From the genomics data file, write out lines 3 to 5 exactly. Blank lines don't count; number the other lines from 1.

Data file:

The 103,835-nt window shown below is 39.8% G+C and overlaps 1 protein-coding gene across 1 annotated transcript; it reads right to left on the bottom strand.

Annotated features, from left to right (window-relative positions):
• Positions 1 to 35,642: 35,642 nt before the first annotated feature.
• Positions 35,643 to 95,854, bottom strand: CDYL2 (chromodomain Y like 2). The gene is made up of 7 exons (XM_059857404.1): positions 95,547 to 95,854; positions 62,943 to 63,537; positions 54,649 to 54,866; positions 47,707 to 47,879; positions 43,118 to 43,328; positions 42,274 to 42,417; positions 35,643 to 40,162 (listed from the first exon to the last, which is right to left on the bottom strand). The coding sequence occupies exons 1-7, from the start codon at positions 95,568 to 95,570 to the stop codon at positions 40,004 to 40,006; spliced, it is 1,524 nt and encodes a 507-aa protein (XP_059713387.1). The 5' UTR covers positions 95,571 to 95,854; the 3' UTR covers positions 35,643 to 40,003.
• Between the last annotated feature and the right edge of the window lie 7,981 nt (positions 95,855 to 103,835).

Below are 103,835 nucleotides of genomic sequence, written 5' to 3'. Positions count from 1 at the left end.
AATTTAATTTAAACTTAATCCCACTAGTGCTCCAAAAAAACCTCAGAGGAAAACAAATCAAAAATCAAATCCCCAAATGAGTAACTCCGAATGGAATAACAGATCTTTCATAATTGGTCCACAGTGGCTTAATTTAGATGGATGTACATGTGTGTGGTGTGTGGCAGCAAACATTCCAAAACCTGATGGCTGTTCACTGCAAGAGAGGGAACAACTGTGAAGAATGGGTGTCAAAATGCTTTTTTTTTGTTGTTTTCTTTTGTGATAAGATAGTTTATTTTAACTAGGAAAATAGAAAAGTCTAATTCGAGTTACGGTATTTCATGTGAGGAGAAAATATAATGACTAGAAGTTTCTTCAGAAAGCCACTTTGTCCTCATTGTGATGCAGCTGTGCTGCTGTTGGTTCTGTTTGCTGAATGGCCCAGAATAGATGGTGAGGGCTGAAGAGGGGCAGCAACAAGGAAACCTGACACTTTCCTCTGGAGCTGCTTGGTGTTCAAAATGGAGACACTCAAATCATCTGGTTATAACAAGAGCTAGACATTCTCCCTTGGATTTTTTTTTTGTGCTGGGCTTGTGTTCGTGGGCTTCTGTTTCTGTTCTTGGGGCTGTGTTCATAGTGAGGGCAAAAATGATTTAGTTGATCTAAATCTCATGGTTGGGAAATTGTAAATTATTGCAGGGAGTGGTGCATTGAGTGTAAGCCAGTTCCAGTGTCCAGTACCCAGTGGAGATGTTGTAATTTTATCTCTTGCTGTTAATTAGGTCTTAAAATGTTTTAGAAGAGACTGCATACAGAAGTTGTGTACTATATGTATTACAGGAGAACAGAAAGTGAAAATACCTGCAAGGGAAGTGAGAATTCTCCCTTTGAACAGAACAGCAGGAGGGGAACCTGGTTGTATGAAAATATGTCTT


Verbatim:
• Positions 1 to 35,642: 35,642 nt before the first annotated feature.
• Positions 35,643 to 95,854, bottom strand: CDYL2 (chromodomain Y like 2). The gene is made up of 7 exons (XM_059857404.1): positions 95,547 to 95,854; positions 62,943 to 63,537; positions 54,649 to 54,866; positions 47,707 to 47,879; positions 43,118 to 43,328; positions 42,274 to 42,417; positions 35,643 to 40,162 (listed from the first exon to the last, which is right to left on the bottom strand). The coding sequence occupies exons 1-7, from the start codon at positions 95,568 to 95,570 to the stop codon at positions 40,004 to 40,006; spliced, it is 1,524 nt and encodes a 507-aa protein (XP_059713387.1). The 5' UTR covers positions 95,571 to 95,854; the 3' UTR covers positions 35,643 to 40,003.
• Between the last annotated feature and the right edge of the window lie 7,981 nt (positions 95,855 to 103,835).